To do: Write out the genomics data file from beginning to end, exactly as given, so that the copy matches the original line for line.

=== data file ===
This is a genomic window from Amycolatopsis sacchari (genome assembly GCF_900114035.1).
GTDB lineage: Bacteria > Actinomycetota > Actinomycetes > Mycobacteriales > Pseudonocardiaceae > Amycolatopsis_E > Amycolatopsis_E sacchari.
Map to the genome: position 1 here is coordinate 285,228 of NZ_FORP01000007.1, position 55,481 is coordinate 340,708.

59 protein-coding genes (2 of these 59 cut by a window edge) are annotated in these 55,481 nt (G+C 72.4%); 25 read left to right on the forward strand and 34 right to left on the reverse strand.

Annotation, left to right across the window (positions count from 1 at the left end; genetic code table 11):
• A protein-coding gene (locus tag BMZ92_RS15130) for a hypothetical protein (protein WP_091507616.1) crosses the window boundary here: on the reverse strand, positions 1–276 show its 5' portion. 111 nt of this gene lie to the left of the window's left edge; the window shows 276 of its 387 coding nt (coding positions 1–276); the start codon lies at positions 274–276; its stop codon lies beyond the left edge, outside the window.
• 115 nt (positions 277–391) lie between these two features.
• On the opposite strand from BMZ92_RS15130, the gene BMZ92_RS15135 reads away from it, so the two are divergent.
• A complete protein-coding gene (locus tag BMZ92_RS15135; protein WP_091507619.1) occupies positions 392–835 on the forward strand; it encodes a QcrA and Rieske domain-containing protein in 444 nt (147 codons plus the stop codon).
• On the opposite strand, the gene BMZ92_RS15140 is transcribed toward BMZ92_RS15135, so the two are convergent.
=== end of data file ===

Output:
This is a genomic window from Amycolatopsis sacchari (genome assembly GCF_900114035.1).
GTDB lineage: Bacteria > Actinomycetota > Actinomycetes > Mycobacteriales > Pseudonocardiaceae > Amycolatopsis_E > Amycolatopsis_E sacchari.
Map to the genome: position 1 here is coordinate 285,228 of NZ_FORP01000007.1, position 55,481 is coordinate 340,708.

59 protein-coding genes (2 of these 59 cut by a window edge) are annotated in these 55,481 nt (G+C 72.4%); 25 read left to right on the forward strand and 34 right to left on the reverse strand.

Annotation, left to right across the window (positions count from 1 at the left end; genetic code table 11):
• A protein-coding gene (locus tag BMZ92_RS15130) for a hypothetical protein (protein WP_091507616.1) crosses the window boundary here: on the reverse strand, positions 1–276 show its 5' portion. 111 nt of this gene lie to the left of the window's left edge; the window shows 276 of its 387 coding nt (coding positions 1–276); the start codon lies at positions 274–276; its stop codon lies beyond the left edge, outside the window.
• 115 nt (positions 277–391) lie between these two features.
• On the opposite strand from BMZ92_RS15130, the gene BMZ92_RS15135 reads away from it, so the two are divergent.
• A complete protein-coding gene (locus tag BMZ92_RS15135; protein WP_091507619.1) occupies positions 392–835 on the forward strand; it encodes a QcrA and Rieske domain-containing protein in 444 nt (147 codons plus the stop codon).
• On the opposite strand, the gene BMZ92_RS15140 is transcribed toward BMZ92_RS15135, so the two are convergent.